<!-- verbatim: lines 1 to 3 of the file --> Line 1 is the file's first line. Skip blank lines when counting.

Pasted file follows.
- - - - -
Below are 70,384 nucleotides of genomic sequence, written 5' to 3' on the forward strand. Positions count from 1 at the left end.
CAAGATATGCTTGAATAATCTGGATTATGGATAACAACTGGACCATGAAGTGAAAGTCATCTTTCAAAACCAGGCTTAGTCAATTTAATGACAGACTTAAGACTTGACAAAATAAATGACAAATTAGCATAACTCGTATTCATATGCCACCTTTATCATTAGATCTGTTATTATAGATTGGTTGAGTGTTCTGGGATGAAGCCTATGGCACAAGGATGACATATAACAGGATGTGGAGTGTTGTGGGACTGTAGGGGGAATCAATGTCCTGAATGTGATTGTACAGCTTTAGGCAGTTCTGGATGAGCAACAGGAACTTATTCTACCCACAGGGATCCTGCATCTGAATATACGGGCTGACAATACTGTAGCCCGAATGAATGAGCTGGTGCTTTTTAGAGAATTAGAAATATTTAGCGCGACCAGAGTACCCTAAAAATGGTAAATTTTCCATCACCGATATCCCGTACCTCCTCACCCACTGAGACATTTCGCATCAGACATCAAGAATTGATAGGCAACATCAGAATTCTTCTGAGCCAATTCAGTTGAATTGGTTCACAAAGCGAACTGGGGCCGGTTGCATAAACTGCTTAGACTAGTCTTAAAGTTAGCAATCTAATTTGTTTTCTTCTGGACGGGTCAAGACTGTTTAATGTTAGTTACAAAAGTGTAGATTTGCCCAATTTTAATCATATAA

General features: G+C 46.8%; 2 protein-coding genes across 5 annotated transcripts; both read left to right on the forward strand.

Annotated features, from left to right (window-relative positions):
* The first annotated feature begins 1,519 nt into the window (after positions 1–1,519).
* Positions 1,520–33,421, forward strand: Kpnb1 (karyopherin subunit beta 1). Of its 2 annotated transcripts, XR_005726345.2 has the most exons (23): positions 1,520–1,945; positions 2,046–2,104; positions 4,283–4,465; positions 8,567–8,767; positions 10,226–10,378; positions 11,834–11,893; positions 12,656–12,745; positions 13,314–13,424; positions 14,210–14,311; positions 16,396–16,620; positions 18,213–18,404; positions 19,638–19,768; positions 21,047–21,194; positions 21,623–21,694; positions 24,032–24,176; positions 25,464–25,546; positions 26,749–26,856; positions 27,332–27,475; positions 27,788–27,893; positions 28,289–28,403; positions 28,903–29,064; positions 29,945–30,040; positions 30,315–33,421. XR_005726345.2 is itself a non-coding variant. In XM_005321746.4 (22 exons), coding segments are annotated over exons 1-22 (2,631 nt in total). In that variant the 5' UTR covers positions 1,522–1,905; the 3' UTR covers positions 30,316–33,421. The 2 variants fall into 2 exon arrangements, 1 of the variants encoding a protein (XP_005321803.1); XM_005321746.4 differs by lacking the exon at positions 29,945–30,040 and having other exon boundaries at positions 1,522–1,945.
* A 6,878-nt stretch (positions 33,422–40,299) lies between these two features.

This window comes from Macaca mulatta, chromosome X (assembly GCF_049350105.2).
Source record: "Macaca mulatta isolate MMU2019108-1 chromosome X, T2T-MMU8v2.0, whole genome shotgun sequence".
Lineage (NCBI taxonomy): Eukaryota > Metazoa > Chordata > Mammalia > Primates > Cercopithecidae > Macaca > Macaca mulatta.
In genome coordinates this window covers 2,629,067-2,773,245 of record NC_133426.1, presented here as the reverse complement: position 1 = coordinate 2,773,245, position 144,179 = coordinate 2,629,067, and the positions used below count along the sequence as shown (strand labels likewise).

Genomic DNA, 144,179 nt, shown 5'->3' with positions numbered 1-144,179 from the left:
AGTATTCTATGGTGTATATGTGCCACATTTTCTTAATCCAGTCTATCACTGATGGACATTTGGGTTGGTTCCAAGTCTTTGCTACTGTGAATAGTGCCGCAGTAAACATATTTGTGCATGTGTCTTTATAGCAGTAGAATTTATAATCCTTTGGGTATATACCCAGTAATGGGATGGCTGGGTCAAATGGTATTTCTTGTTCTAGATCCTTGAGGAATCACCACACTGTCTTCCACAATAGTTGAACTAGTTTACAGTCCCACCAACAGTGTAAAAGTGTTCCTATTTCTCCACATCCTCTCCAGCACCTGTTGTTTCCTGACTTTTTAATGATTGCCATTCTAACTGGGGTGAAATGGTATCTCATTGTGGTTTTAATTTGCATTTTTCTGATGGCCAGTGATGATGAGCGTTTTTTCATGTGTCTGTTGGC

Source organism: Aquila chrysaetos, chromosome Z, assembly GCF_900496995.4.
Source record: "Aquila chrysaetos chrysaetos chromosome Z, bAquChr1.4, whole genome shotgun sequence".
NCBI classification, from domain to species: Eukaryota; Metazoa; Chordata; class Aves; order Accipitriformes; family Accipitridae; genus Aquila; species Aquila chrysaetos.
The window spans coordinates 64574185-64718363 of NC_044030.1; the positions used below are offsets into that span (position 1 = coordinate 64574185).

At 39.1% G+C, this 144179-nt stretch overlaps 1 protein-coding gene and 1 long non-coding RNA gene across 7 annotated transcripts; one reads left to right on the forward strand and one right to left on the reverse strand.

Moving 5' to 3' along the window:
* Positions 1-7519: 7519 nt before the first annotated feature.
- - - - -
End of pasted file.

Below are 70,384 nucleotides of genomic sequence, written 5' to 3' on the forward strand. Positions count from 1 at the left end.
CAAGATATGCTTGAATAATCTGGATTATGGATAACAACTGGACCATGAAGTGAAAGTCATCTTTCAAAACCAGGCTTAGTCAATTTAATGACAGACTTAAGACTTGACAAAATAAATGACAAATTAGCATAACTCGTATTCATATGCCACCTTTATCATTAGATCTGTTATTATAGATTGGTTGAGTGTTCTGGGATGAAGCCTATGGCACAAGGATGACATATAACAGGATGTGGAGTGTTGTGGGACTGTAGGGGGAATCAATGTCCTGAATGTGATTGTACAGCTTTAGGCAGTTCTGGATGAGCAACAGGAACTTATTCTACCCACAGGGATCCTGCATCTGAATATACGGGCTGACAATACTGTAGCCCGAATGAATGAGCTGGTGCTTTTTAGAGAATTAGAAATATTTAGCGCGACCAGAGTACCCTAAAAATGGTAAATTTTCCATCACCGATATCCCGTACCTCCTCACCCACTGAGACATTTCGCATCAGACATCAAGAATTGATAGGCAACATCAGAATTCTTCTGAGCCAATTCAGTTGAATTGGTTCACAAAGCGAACTGGGGCCGGTTGCATAAACTGCTTAGACTAGTCTTAAAGTTAGCAATCTAATTTGTTTTCTTCTGGACGGGTCAAGACTGTTTAATGTTAGTTACAAAAGTGTAGATTTGCCCAATTTTAATCATATAA

General features: G+C 46.8%; 2 protein-coding genes across 5 annotated transcripts; both read left to right on the forward strand.